Correlates of suicidal ideation among an elderly depressed sample.
BACKGROUND: Suicidal ideation has been shown to be strongly associated with suicide completion and elders take their own lives more than any other age group. METHODS: The present study examined clinical and phenomenological correlates of suicidal ideation among an elderly sample (n = 167) derived from subjects enrolled in the Duke Clinical Research Center for the Study of Depression in Late Life. RESULTS: Bivariate results indicated that clinical variables associated with psychomotor retardation, a history of dysthymia, a previous psychiatric in-patient stay, and being a 'younger' elder were related to greater suicidal ideation. Multivariate analyses indicated that feeling guilty, sinful, or worthless was associated with over six times greater odds of having suicidal thoughts. LIMITATIONS: Findings are based on correlational analyses, and thus, the direction of causality cannot be inferred. CONCLUSIONS: This study provides evidence for clinicians of some of the 'red flags' associated with the presence of suicidal ideation among depressed older adults.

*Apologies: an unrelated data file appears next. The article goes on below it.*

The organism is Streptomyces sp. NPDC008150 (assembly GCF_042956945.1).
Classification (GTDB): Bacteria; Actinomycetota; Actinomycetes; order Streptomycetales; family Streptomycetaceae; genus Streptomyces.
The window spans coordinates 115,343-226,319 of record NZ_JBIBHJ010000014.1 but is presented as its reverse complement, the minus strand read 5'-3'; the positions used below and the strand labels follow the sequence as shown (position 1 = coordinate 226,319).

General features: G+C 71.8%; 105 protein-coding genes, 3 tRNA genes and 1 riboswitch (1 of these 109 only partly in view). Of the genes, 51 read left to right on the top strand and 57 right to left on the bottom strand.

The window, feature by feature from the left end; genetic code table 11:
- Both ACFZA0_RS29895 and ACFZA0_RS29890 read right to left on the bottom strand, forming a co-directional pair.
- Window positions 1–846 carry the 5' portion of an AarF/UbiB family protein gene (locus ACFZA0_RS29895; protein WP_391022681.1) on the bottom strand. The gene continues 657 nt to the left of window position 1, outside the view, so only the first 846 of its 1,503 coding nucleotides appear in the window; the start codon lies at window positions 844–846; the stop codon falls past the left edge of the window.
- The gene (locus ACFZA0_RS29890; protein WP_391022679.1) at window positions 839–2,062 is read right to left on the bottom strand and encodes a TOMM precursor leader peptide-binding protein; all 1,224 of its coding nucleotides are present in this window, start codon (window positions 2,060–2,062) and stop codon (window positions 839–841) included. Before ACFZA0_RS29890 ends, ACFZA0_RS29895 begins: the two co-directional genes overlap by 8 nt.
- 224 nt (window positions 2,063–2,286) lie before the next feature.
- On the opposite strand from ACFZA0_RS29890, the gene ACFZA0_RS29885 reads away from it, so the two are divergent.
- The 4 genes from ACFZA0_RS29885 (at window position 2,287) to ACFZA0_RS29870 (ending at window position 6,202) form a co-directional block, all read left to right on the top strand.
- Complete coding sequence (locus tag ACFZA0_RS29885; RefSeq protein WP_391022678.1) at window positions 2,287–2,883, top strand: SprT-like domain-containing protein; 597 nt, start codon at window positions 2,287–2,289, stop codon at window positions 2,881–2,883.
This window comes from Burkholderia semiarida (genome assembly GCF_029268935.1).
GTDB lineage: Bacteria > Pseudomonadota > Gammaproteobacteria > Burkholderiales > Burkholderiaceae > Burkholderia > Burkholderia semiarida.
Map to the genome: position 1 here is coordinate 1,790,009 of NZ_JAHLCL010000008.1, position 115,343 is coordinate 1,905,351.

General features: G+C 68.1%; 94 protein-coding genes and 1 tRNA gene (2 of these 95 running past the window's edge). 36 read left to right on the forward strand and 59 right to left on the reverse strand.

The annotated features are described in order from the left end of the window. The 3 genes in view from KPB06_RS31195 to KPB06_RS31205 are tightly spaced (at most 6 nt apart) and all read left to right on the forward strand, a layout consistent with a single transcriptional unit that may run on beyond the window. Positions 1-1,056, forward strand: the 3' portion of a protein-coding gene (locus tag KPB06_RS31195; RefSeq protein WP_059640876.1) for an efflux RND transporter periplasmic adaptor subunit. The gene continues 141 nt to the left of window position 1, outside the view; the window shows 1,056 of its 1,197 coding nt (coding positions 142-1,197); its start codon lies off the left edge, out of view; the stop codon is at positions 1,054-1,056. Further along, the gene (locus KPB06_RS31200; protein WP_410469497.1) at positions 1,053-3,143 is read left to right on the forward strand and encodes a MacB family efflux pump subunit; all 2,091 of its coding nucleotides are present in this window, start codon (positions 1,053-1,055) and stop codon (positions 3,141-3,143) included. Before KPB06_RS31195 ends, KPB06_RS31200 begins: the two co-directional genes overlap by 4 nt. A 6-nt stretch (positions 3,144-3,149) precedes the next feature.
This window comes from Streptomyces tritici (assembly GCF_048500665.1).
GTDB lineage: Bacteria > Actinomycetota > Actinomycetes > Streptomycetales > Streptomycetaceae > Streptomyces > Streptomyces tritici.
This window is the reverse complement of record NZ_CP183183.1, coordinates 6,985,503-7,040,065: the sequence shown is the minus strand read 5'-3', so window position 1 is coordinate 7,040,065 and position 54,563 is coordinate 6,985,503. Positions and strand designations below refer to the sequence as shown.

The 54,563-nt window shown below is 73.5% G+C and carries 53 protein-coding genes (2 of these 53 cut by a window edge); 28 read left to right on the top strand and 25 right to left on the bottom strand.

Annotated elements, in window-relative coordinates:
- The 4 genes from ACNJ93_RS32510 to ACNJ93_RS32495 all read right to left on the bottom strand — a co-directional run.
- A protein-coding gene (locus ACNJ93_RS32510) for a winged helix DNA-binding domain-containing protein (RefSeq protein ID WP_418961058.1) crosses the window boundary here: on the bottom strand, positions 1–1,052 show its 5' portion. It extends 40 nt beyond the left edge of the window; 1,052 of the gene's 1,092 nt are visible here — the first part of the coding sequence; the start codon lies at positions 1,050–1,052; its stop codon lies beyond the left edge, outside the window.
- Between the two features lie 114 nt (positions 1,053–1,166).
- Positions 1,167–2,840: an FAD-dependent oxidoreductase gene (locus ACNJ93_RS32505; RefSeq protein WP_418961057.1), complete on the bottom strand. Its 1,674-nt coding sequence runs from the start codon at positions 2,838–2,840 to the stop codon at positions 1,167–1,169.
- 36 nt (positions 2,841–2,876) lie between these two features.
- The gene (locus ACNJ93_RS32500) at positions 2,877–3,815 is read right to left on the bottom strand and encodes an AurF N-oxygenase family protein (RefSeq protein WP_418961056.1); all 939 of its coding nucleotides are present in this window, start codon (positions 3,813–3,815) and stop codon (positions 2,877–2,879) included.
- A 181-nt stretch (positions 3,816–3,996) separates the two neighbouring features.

Lynch, TR; Johnson, CS; Mendelson, T; Robins, CJ; Ranga, K; Krishnan, R; Blazer, DG
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